Support Human Rights with Unhealthy Cookies?

By Margaret Badore for

This past week I noticed a lot of friends posting on Facebook and Twitter about “Counter-Boycotting” the Girl Scouts by purchasing their signature cookies. Intrigued, I dug into the issue to discover that a Girl Scout troop in Colorado accepted a seven-year-old transgendered girl. This apparently outraged a number of conservative groups, who posted viral videos encouraging viewers to boycott the organization. Those who stand in solidarity with the Girl Scouts, and who generally want to promote the acceptance of trans-gendered people, have in turn launched the counter-boycott.

I think it’s awesome that Girl Scouts are supporting acceptance of a trans-gendered child, but I’m also not running out to buy cookies, not even just to taste the newly released Savannah Smiles. The Girl Scouts are an organization that teaches a lot of noble skills, but in a country that’s facing an unprecedented childhood obesity crisis, supporting them by purchasing unhealthy desserts no longer seems so wholesome.

It’s easy to criticize the nutritional value of Girl Scout cookies, because cookies are inherently high in sugar and fat. However, a look at the popcorn, kettle corn and trail mix sold by Trail’s End to support the Boy Scouts measures up little better. This is almost more disappointing because popcorn and trail mix could be healthy snacks, if it they’re not laden with other high-fat or high-sugar ingredients.

“What sticks out to me about the popcorn is the level of sodium in the product,” says Kati Mora, MS, RD, dietitian for and her practice Around the Plate. “At 320 milligrams per serving that is a little high and this could probably be reduced.” Popcorn is a whole grain and high in fiber, but a number of the products have artificial flavors and colors. The Classic Caramel Corn has three forms of sugar before the actual popcorn.

I am in no way staying that any child should be deprived of sweets, and even an occasional highly-processed sugar bomb won’t hurt. But let’s face it: these fundraisers are not about moderation. Troops and individual scouts get rewarded for selling more, and it’s not as if the scout who comes knocking at your door is going to point out that the 12 boxes of Thin Mints you just ordered should be consumed over a period of several months, not days or even weeks.

Part of being a scout is about having a healthy, active life, so shouldn’t their fundraisers send the same message? There are so many ways for organizations to raise money, that will teach kids the same valuable lessons about money management and promote good nutrition. What about taking the candy out of that trail mix, along with some of the sodium? What about selling dried fruit? They could even move away from food products altogether. Last year, we shared these ideas for healthier fundraisers, which include CSA memberships and sponsoring participants in fun runs and 5Ks.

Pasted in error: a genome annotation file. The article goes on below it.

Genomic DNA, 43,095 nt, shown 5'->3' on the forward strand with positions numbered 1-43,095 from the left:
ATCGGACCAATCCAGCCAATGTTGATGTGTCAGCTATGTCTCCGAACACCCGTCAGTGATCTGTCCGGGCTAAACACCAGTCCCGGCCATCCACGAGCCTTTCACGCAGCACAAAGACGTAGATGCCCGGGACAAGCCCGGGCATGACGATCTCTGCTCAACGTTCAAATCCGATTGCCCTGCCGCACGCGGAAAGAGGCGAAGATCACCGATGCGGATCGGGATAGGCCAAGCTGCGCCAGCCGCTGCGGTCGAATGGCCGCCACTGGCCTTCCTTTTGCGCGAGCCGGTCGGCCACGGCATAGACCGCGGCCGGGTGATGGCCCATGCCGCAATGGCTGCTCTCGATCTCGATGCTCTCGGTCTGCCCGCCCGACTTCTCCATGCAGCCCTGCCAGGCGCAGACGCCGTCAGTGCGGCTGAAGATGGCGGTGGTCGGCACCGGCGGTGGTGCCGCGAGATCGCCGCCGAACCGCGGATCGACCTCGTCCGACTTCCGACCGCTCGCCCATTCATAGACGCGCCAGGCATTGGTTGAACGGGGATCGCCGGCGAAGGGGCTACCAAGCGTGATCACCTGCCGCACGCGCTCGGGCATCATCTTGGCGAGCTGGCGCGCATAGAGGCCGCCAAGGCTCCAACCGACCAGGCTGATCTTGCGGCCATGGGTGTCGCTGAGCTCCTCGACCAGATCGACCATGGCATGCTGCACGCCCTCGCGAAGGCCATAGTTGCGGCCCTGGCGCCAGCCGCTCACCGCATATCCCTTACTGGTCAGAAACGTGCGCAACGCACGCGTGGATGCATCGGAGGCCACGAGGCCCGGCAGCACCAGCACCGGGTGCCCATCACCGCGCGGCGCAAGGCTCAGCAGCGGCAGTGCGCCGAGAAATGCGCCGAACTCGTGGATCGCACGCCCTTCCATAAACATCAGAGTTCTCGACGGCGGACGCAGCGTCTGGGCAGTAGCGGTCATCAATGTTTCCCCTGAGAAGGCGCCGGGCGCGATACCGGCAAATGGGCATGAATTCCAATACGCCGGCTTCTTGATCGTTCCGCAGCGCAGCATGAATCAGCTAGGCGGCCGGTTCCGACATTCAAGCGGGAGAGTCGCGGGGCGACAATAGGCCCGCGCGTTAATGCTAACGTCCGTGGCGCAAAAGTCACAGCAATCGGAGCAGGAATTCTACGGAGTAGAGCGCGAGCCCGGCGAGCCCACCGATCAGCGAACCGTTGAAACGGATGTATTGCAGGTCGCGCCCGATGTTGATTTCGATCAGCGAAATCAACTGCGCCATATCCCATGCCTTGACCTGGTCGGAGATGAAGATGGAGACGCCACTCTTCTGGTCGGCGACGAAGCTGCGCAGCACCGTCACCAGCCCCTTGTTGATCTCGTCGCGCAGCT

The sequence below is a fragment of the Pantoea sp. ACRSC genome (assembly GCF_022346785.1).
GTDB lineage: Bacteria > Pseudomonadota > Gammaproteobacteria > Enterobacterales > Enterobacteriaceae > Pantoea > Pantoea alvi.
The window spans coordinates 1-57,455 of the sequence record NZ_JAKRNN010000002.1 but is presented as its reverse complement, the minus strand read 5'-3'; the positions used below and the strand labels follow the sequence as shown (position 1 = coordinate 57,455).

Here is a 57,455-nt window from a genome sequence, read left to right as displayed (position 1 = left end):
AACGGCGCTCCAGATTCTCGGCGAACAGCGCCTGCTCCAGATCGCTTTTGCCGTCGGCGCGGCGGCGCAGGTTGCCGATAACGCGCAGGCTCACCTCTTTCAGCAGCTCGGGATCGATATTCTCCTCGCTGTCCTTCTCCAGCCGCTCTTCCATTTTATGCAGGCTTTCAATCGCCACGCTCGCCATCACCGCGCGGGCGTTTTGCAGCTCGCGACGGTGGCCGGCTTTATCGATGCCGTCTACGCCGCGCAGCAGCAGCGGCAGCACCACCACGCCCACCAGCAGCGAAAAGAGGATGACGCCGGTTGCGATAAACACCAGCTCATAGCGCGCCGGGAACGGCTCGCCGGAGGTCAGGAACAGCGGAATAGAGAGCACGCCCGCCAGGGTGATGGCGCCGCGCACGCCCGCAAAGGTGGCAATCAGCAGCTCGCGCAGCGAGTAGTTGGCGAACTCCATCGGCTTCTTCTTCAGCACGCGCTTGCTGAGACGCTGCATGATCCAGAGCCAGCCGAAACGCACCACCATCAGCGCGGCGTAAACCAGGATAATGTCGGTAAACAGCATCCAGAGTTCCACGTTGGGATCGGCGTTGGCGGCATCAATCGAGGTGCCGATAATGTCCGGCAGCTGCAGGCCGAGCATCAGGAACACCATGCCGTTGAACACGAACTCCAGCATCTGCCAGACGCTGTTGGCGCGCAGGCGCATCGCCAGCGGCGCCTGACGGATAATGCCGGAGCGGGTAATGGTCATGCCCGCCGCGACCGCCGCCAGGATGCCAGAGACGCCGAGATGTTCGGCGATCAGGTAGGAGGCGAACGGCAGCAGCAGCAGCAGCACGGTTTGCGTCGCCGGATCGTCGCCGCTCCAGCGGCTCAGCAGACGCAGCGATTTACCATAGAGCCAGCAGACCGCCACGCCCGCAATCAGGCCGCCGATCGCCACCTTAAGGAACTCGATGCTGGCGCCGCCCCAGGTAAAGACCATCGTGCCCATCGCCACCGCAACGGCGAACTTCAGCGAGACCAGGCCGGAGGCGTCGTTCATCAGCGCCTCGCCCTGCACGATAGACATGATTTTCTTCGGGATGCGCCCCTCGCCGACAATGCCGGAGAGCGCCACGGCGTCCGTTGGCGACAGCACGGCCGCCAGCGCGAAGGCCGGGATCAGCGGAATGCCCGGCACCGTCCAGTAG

I know that selling popcorn and cookies have long become part of the scouting tradition, but nostalgia isn’t a good enough reason to hang on to an unhealthy product. The event that sparked the counter-boycott campaign shows that the Girl Scouts are evolving, it’s time their fundraisers did too. If you want to support either scout organization, or even boycott a candy-fueled fundraiser at your child’s school, all of these organizations accept cash donations (and your money will go further, too!).

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Jo S.5 months ago

Thank you Brandi.

Jo S.5 months ago

Thanks Brandi.

Lea Silhol
Lea Silhol1 years ago

Congrats to Colorado's Girl Scouts! And thanks to alex l. for her comment. (green star on the way!)

ERIKA SOMLAI1 years ago

thank you for sharing

David Morgan Hardingham
David Hardingham2 years ago

I do not mind there cookies as long as sugar is the sweeter and no trans-fats or HFCS so there ok but again in moderation

Aileen P.
Aileen P.2 years ago

There are so many more serious thing to be upset about. Cookies are good.:)

Mary ann S.
mary ann s.2 years ago

Gooooooo girl scouts!!!! Way to go. I want to buy cookies even tough I don't need them. Now for the boy scouts????

joanne a.
Joanne A.2 years ago

Thanks for sharing.

Danuta Watola
Danuta Watola3 years ago

Thanks for sharing this article

Past Member 3 years ago

I hate to disagree Alex, (thanks for the green star and for backing me up!) but overeating is not at all the only culprit for the over-eating problem we're seeing now. Also to blame is a lack of physical activity, growth hormones in our food, and stress from lives that are more mentally taxing than they should be. Just saying. :)